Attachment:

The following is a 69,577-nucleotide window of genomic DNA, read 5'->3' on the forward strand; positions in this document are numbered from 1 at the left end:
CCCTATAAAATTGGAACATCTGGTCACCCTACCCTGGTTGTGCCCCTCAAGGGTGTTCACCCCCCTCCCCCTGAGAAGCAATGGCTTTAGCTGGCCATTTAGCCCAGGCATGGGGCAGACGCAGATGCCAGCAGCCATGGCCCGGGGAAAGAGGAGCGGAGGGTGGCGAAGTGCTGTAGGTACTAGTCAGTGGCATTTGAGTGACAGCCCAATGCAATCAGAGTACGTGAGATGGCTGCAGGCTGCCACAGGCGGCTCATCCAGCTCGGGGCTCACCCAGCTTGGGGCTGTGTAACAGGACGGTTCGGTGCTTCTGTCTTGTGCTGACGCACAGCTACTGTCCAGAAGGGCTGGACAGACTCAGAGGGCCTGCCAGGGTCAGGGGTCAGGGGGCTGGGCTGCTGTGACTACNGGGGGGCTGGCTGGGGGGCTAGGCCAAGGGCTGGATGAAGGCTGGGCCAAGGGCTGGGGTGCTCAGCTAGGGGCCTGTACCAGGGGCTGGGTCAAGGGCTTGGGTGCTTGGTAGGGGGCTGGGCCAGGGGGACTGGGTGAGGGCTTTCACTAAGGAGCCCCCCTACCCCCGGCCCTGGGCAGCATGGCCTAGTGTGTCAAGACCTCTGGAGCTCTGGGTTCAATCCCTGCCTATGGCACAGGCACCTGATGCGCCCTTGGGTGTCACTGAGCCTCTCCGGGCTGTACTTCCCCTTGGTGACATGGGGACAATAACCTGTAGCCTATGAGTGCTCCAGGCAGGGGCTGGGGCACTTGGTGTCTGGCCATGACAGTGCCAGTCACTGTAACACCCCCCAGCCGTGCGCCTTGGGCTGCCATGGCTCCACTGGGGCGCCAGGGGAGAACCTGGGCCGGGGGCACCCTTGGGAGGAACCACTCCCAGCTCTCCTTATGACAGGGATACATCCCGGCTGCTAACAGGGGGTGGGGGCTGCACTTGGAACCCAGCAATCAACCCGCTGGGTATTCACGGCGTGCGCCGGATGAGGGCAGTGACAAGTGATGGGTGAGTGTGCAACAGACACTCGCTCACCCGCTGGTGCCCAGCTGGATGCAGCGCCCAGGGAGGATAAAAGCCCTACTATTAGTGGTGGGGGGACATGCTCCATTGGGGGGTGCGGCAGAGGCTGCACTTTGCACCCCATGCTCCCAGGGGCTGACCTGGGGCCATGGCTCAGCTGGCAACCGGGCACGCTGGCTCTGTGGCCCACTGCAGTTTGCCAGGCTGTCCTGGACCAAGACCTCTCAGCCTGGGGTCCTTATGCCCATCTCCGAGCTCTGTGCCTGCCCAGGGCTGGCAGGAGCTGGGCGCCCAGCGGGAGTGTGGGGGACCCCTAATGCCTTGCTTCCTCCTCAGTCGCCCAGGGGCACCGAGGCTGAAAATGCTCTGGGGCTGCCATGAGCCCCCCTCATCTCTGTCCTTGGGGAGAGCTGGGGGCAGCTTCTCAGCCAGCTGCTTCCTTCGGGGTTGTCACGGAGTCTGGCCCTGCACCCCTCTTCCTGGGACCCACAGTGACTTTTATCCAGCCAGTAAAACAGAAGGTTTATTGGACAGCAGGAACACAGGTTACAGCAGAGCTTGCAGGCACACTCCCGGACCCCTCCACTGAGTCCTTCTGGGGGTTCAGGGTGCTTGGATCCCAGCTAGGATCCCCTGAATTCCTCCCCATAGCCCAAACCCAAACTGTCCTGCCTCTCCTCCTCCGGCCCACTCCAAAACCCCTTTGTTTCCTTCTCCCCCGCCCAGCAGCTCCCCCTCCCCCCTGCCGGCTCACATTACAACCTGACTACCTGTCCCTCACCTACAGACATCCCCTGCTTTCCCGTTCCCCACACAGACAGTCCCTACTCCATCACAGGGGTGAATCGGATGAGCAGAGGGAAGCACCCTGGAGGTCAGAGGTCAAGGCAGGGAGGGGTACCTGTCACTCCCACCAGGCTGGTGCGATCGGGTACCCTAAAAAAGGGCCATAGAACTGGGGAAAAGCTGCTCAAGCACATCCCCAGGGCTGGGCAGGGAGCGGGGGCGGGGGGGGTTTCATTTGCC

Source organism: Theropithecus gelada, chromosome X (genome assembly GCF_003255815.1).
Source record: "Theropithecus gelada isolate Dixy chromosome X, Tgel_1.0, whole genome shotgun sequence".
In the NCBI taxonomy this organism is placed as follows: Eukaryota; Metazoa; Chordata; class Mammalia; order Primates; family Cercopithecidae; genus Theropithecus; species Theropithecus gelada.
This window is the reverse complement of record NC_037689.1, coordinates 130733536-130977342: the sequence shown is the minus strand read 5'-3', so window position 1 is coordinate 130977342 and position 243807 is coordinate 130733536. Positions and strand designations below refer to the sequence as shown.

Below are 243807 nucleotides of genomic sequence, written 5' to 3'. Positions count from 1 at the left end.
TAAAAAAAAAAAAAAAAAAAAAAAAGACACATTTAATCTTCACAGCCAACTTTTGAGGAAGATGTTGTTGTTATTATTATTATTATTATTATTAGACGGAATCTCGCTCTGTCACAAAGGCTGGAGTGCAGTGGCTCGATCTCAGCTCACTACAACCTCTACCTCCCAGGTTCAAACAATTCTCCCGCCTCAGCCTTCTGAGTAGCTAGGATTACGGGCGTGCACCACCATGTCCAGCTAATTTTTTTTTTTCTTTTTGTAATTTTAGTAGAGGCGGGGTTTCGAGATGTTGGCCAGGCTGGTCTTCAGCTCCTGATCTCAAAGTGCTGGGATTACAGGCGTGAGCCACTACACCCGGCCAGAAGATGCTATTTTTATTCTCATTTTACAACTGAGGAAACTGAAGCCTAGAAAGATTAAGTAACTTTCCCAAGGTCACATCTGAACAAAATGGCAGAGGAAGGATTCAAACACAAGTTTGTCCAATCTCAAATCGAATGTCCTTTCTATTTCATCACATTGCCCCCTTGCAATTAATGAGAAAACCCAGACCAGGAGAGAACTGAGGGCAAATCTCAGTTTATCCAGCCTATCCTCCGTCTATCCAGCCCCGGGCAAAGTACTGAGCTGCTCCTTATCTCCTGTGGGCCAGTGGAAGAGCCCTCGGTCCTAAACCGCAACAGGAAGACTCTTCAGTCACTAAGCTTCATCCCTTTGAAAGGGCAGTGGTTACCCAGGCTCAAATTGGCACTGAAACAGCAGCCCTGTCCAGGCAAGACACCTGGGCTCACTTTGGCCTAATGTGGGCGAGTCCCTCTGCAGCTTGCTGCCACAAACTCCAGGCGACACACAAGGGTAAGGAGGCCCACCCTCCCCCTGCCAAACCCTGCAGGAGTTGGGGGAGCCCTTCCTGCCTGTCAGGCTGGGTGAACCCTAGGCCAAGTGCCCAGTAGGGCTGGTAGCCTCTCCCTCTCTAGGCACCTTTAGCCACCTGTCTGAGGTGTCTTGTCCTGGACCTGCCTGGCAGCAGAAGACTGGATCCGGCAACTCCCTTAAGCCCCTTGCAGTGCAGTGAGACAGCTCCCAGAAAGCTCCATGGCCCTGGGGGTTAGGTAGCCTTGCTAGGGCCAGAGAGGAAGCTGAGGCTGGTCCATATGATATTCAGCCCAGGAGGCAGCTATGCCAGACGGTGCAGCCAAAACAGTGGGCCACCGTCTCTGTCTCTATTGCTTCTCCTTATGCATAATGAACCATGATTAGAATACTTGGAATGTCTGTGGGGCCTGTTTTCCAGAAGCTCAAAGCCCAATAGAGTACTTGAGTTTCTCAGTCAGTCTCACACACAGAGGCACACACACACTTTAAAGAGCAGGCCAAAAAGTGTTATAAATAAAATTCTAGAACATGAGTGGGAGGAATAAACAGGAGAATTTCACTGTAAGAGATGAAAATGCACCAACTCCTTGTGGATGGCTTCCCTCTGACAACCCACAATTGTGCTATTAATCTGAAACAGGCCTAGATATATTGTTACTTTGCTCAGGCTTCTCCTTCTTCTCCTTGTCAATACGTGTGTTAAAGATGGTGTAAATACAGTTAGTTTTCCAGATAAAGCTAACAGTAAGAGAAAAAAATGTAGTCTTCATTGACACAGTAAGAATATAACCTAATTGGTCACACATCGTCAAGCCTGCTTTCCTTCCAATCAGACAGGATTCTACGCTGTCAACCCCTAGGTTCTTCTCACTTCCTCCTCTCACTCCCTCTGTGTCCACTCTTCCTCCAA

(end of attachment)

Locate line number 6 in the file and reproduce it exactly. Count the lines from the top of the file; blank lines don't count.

This window is the reverse complement of record NC_037689.1, coordinates 130733536-130977342: the sequence shown is the minus strand read 5'-3', so window position 1 is coordinate 130977342 and position 243807 is coordinate 130733536. Positions and strand designations below refer to the sequence as shown.